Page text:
Literature

Clinical Pearls & Morning Reports


By Carla Rothaus

Published May 4, 2022

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Are gout flares easy to distinguish from other infectious or inflammatory processes affecting joints?

Crystal deposition disorders, such as calcium pyrophosphate deposition disease or gout, can cause bony erosions, pain, and fever, thereby mimicking a spinal infection. Read the NEJM Clinical Problem-Solving Article here.

Clinical Pearls

Q: What are some of the risk factors for hyperuricemia?

A: Gout is caused by an excess of urate. Hyperuricemia is largely genetically mediated, but factors including high intake of purine-rich foods, renal dysfunction, and diuretic use can impair urate clearance or increase the serum urate level. Psoriatic arthritis is also a risk factor. Excess urate precipitates within the joints and soft tissues, forming monosodium urate crystals. Crystal aggregates called tophi can deposit throughout the body and erode into adjacent joints.

Q: How are urate crystals typically identified?

A: Unpolarized light microscopy has low sensitivity for the detection of urate crystals. Polarized light that is shone through a compensating filter causes urate crystals to glow yellow when they are parallel to the direction of the polarized light and blue when they are perpendicular to the light. This phenomenon, which is caused by negative deflection of the wavelength of the light along the plane of the crystal, is known as negative birefringence and is the diagnostic standard for the detection of urate crystals. This technique is rarely performed unless specifically requested.

Morning Report Questions

Q: Are gout flares easy to distinguish from other infectious or inflammatory processes affecting joints?

A: Cells of the innate immune system can engulf urate crystals and trigger an interleukin-1β–mediated autoinflammatory cascade, resulting in a gout flare. Flares commonly cause acute swelling, redness, and tenderness in affected joints, but they can also cause fevers and chills and can mimic septic arthritis. Monoarticular attacks often involve the first metatarsophalangeal joint. However, gout can affect any joint and can evolve into a chronic, painful, widespread inflammatory arthritis that mimics rheumatic diseases such as rheumatoid arthritis and psoriatic arthritis. Spinal gout is now considered to be rare. Clinical manifestations can include neck or back pain, radicular symptoms, or neurologic compromise. Signs include fever, leukocytosis, and elevated inflammatory markers; thus, distinguishing spinal gout from infectious spondylodiskitis can be difficult.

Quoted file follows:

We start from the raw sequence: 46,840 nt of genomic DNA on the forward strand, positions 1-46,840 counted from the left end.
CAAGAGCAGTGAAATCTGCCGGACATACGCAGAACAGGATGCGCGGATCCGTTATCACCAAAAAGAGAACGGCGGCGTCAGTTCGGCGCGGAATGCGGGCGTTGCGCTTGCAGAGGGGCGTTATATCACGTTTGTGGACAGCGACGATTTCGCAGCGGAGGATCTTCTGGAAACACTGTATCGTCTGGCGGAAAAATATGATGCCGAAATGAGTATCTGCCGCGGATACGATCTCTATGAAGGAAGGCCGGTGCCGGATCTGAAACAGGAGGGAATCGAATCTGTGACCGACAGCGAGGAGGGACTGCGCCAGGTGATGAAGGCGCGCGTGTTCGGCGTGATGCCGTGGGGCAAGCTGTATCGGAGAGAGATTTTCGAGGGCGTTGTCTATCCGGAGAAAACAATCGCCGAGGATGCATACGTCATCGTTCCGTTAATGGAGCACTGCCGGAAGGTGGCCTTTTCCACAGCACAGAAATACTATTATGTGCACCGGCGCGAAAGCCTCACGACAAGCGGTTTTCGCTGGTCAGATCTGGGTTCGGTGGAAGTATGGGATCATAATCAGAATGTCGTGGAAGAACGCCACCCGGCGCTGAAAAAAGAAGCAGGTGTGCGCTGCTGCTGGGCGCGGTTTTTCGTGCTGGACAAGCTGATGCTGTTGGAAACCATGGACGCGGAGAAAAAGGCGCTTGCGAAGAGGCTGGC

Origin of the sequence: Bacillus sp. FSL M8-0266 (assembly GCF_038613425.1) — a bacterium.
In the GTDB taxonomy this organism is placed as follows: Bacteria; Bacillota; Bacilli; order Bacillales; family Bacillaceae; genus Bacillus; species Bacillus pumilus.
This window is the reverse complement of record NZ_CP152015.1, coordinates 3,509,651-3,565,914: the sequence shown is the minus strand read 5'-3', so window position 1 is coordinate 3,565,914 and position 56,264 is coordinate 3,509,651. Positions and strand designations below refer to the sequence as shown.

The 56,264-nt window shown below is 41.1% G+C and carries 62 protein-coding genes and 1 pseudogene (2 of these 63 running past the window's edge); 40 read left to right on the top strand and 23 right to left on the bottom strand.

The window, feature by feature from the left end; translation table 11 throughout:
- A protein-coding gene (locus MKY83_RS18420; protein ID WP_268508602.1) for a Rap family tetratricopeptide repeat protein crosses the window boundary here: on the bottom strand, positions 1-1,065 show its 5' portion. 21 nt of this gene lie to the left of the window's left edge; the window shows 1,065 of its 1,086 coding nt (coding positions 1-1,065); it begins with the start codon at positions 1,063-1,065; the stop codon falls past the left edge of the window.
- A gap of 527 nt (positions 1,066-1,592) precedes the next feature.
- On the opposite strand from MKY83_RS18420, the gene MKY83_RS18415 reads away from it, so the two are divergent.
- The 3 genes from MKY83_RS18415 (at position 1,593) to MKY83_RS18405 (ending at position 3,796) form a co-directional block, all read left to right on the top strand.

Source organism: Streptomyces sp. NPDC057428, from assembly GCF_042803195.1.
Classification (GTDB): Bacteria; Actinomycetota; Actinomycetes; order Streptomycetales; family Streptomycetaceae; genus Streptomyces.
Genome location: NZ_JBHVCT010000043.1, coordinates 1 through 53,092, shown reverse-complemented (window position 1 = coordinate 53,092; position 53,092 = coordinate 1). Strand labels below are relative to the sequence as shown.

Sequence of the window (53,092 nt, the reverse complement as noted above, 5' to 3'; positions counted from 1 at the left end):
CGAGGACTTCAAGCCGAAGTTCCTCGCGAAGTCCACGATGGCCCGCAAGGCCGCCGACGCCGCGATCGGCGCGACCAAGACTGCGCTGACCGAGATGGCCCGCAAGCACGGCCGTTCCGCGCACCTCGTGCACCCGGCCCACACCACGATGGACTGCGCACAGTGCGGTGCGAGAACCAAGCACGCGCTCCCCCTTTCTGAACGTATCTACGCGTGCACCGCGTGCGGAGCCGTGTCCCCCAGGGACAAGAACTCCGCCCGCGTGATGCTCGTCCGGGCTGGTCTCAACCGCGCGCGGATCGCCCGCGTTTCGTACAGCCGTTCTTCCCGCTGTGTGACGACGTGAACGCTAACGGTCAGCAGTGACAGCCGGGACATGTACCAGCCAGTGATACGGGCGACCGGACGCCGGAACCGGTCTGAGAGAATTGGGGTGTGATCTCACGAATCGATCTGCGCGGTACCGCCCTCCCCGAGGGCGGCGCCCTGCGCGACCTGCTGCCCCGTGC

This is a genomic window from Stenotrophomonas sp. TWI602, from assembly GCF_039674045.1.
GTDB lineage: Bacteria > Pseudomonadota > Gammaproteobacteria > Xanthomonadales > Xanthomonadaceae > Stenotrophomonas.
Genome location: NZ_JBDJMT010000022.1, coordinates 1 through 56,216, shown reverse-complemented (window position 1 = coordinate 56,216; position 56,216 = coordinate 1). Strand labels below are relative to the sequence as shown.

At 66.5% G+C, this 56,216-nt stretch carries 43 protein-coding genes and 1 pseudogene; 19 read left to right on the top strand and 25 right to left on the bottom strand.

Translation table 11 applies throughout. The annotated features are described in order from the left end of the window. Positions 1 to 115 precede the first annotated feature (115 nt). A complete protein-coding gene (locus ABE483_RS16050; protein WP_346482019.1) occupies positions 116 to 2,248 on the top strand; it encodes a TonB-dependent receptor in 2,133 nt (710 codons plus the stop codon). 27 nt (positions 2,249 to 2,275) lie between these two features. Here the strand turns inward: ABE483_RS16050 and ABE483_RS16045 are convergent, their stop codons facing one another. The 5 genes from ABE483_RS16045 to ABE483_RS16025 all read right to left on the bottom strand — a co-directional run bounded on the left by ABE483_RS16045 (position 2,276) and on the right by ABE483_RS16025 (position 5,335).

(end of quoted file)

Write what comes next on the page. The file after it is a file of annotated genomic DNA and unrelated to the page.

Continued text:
Q: What imaging technique can be used to detect urate crystals?

A: Traditional radiography, CT, and MRI have low sensitivity and specificity for spinal gout, whereas dual-energy CT has a sensitivity of 78 to 100% and a specificity of 89 to 100% for the detection of monosodium urate. Dual-energy CT can also identify advanced chondrocalcinosis. Dual-energy CT uses two sets of images that are acquired simultaneously at different peak kilovoltages to exploit differences in the chemical composition of tissues at different energies; the differences in attenuation at high and low energy, termed the dual-energy index, is then calculated for each compound. Elements with a high molecular weight, such as calcium, have a higher dual-energy index than those with a low molecular weight, such as monosodium urate. Potential limitations of this technique include noise or scatter, which may cause single green pixels or submillimeter foci to be mistaken for crystals. Low concentrations of urate crystals can also be missed at current scanner resolutions.

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